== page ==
As he finishes the milk, his father awakens. His eye opens, and his clear gaze fixes on Thor.
"The mice," he says in his weak, placid voice. Thor wishes himself away from here, anywhere away from here. He'd even go back to Wales, if he could leave his father's dying bedside. Odin turns his head and looks out the window. "The mice," he says again. "Did I ever tell you about the mice?"
"No, father," says Thor, hating the surly growl in his voice.
"They're sneaky. They're out there watching me right now. You must guard against the mice."
Thor looks around uneasily for a nurse. Perhaps the medicine is wrong today? As his gaze skates past the window, something small and white catches his eye. Thor gets up and as he walks toward the window, the mouse (for so it is) streaks off the outside windowsill. He jams the window open just in time to watch it streak around the corner and disappear.
"You see?" says his father. "They're watching me. Waiting for me to die." Then he turns his head away, looking out towards the open door and whispering, "Why did I have such a stupid son?"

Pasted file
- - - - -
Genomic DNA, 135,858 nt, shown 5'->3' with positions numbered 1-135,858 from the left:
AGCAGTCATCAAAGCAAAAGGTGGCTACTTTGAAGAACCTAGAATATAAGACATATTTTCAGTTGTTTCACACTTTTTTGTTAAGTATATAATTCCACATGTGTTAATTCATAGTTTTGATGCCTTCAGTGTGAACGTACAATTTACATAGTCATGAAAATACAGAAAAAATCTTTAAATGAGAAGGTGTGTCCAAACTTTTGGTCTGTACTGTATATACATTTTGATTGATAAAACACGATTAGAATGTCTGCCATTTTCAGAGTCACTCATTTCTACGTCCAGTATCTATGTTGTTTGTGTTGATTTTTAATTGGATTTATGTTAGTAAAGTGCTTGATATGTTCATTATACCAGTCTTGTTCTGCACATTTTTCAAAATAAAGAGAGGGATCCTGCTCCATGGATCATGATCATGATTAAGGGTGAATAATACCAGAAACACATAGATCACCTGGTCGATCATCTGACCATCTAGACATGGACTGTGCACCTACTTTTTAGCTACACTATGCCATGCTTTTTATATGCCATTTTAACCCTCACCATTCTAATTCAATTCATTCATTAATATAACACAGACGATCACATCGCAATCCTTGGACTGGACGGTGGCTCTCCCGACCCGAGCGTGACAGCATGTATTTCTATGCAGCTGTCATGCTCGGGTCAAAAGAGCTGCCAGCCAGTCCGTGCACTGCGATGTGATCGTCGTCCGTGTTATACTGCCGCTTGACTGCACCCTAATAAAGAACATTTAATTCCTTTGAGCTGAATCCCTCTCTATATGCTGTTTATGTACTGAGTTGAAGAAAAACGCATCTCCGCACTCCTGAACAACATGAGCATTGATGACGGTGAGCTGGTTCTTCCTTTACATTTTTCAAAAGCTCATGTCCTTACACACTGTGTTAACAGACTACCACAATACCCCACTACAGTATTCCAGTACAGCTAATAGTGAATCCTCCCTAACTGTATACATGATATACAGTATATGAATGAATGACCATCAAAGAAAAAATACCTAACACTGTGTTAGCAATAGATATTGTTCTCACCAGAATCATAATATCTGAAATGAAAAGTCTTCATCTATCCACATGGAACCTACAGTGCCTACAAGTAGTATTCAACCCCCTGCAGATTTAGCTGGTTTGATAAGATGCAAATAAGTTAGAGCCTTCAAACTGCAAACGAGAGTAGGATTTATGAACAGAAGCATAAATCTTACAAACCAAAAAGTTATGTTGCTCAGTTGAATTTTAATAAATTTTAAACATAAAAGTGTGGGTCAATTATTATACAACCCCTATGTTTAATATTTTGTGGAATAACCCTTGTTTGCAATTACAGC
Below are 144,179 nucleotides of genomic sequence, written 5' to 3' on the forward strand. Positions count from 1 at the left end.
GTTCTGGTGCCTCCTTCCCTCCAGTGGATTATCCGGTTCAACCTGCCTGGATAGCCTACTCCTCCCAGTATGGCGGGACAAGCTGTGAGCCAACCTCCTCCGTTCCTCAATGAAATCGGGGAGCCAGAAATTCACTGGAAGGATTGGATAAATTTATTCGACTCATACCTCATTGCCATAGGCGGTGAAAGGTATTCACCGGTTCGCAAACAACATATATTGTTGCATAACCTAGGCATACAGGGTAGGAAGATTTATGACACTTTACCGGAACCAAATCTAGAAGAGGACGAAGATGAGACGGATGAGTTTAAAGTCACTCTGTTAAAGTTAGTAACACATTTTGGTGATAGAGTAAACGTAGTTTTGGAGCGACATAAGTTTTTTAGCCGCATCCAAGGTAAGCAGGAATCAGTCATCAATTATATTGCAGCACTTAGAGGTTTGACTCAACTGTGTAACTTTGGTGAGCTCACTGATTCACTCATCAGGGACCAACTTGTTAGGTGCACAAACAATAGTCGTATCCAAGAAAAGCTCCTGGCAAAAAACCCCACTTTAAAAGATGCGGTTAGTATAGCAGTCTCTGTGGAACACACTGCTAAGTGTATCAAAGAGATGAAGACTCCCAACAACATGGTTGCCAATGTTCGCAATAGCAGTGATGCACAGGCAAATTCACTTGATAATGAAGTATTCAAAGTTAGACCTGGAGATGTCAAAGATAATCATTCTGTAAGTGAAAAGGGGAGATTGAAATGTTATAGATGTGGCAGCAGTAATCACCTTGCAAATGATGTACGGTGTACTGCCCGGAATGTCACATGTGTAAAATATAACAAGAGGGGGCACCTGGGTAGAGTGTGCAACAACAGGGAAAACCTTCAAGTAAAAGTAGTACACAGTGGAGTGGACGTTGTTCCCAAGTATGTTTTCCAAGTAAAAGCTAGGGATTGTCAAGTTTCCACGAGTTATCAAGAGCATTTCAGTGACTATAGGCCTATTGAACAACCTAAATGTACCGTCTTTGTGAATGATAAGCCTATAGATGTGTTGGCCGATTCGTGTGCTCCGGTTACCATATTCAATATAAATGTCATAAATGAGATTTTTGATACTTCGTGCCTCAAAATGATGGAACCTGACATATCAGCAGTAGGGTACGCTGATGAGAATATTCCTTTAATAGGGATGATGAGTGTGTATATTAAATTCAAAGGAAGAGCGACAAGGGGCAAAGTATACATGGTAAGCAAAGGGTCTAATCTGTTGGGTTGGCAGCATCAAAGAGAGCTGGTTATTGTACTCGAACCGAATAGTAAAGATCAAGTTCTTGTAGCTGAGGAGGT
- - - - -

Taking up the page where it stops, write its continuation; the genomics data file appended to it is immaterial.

Thor sighs and sits back down by his father's bedside. "You're dreaming, father. Now you're dreaming while you're awake." His hand moves absently to his waist, where a hammer might have hung if the desk nurse hadn't insisted on taking it away. Mjollnir was unhappy about it, but no one can argue with nurses.
"They're going to win," says his father, and his face relaxes into sleep. Thor stares at him, hating everything, too tired to rage. So this is Ragnarok, then, the end of all things. Instead of battling to the death, all the Gods will simply fall asleep in their beautifully starched sheets, and never wake.
three. tomorrow, maybe?